MEDICAL INNOVATION

As the medical cannabis sector grows in Colombia, researchers are innovating cultivation methods while experimenting with new pharmaceutical products.

The medical cannabis industry is booming in Colombia ever since the nation was authorized to produce up to 44% of the global quota of pharmaceutical cannabis in 2018 by the United Nations' International Narcotics Control Board.



Seeing an opportunity to become a leader in this rapidly-developing market, former Colombian President Juan Manuel Santos passed legislation legalizing medicinal cannabis for domestic use and export before leaving office in 2018.

State and business analysts predict the move will not only diversify the nation's oil dependent export economy, but also create new high-wage research and pharmaceutical jobs. Several dozen Colombian enterprises have taken note and are now investing in research to boost crop production and develop new methods to isolate medicinal compounds, which are increasingly being sought out on the international market.

To help develop the sector, ProColombia, the state export promotion agency, is offering domestic producers government assistance, estimating the country can capture one-fifth of the international medicinal cannabis market in the coming years. Smart, targeted distribution of state resources could reshape the local economy as the pharmaceutical cannabis sector is expected to grow to USD58 billion by 2025.

Industry analysts believe laying out the right path now would propel medical cannabis ahead of Colombia's leading export products, including coal, flowers, coffee, and bananas.

The Colombia-based Clever Leaves, a vertically integrated licensed producer of pharmaceutical medical cannabis, is among several cultivators looking to stake out a leading role in developing the sector.

With over 10 million square feet of arable land, Clever Leaves aims to produce 30,000,000 ml of full spectrum cannabis oil per year, the main compound used in medicinal products. To achieve sustainable commercial production, the company has focused on innovation along every step of the value chain from soil preparation to plant genetics, as well as environmentally friendly water use – 90% of which is collected rainwater channeled through a state-of-the art irrigation system pioneered in Israel.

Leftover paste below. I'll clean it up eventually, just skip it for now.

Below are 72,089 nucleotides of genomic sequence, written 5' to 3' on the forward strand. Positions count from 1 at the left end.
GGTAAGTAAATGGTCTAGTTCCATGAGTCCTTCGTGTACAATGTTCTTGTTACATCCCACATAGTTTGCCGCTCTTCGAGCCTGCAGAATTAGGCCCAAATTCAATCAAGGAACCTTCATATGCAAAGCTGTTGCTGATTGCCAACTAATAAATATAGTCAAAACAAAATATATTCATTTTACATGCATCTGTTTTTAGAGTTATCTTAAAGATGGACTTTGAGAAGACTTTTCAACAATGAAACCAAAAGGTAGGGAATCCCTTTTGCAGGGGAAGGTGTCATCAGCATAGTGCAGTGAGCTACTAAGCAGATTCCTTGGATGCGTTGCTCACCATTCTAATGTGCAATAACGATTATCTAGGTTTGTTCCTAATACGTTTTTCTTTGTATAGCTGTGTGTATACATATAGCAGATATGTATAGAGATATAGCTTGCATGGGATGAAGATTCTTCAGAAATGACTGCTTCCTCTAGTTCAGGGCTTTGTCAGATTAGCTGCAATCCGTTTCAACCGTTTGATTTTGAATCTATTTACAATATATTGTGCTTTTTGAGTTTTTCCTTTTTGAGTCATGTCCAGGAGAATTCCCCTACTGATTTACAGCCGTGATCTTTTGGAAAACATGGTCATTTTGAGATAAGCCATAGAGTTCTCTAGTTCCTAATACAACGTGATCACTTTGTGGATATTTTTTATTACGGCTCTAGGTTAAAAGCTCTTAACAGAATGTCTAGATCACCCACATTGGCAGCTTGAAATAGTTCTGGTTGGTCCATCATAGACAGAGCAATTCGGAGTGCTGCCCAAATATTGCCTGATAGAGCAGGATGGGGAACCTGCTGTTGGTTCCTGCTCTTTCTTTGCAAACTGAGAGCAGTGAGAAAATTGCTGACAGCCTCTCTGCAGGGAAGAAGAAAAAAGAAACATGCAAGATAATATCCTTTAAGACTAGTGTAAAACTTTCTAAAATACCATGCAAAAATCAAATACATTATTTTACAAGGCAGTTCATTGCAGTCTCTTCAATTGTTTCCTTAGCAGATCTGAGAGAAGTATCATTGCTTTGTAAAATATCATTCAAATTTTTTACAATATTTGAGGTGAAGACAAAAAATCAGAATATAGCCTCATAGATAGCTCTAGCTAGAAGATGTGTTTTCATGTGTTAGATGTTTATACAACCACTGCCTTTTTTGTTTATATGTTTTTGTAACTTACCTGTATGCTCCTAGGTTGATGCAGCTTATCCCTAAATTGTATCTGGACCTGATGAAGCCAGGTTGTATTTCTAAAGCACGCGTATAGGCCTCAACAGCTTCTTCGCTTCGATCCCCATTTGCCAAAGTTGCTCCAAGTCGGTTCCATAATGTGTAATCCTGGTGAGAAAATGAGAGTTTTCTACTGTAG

Clever Leaves is directing resources towards scientific research, which so far has helped the company develop plant genetics for 150 different cannabis strains with the goal of maximizing the health benefits of cannabis compounds for patients in need, while also boosting the resiliency of plant species, boosting their adaptability within Colombia's environmental conditions. In addition, to derive oil extracts from cannabis plants, Clever Leaves has developed CO2-based technology using one of the world's six existing laboratories employing the method for commercial output.

Yet despite increasingly favorable legislation for pharmaceutical cannabis and the growing commercial sector, an education gap remains between producers and the public.

“Roughly one scientific article is published per day, so we know a great deal about the plant and how the system works, however, most physicians do not learn about the endocannabinoid system or medical cannabis in university. The patients learn from the internet or by word of mouth, which is a huge problem," Ana Valencia, medical director for Clever Leaves stated in an interview with TBY.

To bridge this gap, companies such as Clever Leaves are partnering with the medical institutions to help reduce misconceptions towards the plant's medicinal benefits. Clever Leaves is currently working with Bogota's Méderi Hospital and the Colombian Society of Anesthesiologists to develop research and educational projects.

Through such collaborations, Clever Leaves has developed a range of online webinars and 90-hour courses taught at the Universidad del Rosario, one of the nation's most renowned educational institutions.

Despite the popular perception of cannabis as a narcotic consumed through smoke, medicinal cannabis is mostly consumed in oil form, or used via creams and inhalers acquired through doctors' prescriptions. Such products have been found to treat chronic pain and help patients suffering from symptoms stemming from chemotherapy, multiple sclerosis, and epilepsy.
Medical cannabis can also help patients with post-traumatic stress disorder (PTSD), anxiety, depression, insomnia, epileptic seizures, Parkinson's disease, and Crohn's disease.

Colombian cultivators believe medicinal cannabis products could treat as many as 4.5 million patients with cancer, multiple sclerosis and epilepsy within the country.

Export potential in Latin America is also high, as well over 60 million people are known to be suffering from conditions that could benefit from pharmaceutical cannabis.

While the US remains closed to medicinal cannabis imports, Colombian companies are currently exploring export opportunities in Canada, Germany, and Australia.